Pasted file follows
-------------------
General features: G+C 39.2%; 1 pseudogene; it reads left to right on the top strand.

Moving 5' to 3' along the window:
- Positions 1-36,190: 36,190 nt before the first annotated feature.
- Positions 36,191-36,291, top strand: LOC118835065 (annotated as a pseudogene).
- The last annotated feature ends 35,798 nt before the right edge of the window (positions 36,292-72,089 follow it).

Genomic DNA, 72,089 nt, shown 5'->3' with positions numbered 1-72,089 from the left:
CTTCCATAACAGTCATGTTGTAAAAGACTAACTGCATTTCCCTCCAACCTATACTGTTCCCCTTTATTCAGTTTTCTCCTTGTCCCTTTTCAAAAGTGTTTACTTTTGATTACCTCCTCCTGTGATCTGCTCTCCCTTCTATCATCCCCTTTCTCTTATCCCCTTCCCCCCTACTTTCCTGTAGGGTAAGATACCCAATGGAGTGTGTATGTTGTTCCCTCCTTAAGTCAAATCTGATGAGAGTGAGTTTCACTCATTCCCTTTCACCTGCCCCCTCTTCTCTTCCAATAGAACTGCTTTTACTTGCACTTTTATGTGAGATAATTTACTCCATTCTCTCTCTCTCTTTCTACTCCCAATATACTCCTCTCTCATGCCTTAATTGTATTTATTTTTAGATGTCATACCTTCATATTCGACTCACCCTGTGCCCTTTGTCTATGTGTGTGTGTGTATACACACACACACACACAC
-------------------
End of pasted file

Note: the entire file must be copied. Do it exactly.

General features: G+C 39.2%; 1 pseudogene; it reads left to right on the top strand.

Moving 5' to 3' along the window:
- Positions 1-36,190: 36,190 nt before the first annotated feature.
- Positions 36,191-36,291, top strand: LOC118835065 (annotated as a pseudogene).
- The last annotated feature ends 35,798 nt before the right edge of the window (positions 36,292-72,089 follow it).

Genomic DNA, 72,089 nt, shown 5'->3' with positions numbered 1-72,089 from the left:
CTTCCATAACAGTCATGTTGTAAAAGACTAACTGCATTTCCCTCCAACCTATACTGTTCCCCTTTATTCAGTTTTCTCCTTGTCCCTTTTCAAAAGTGTTTACTTTTGATTACCTCCTCCTGTGATCTGCTCTCCCTTCTATCATCCCCTTTCTCTTATCCCCTTCCCCCCTACTTTCCTGTAGGGTAAGATACCCAATGGAGTGTGTATGTTGTTCCCTCCTTAAGTCAAATCTGATGAGAGTGAGTTTCACTCATTCCCTTTCACCTGCCCCCTCTTCTCTTCCAATAGAACTGCTTTTACTTGCACTTTTATGTGAGATAATTTACTCCATTCTCTCTCTCTCTTTCTACTCCCAATATACTCCTCTCTCATGCCTTAATTGTATTTATTTTTAGATGTCATACCTTCATATTCGACTCACCCTGTGCCCTTTGTCTATGTGTGTGTGTGTATACACACACACACACACAC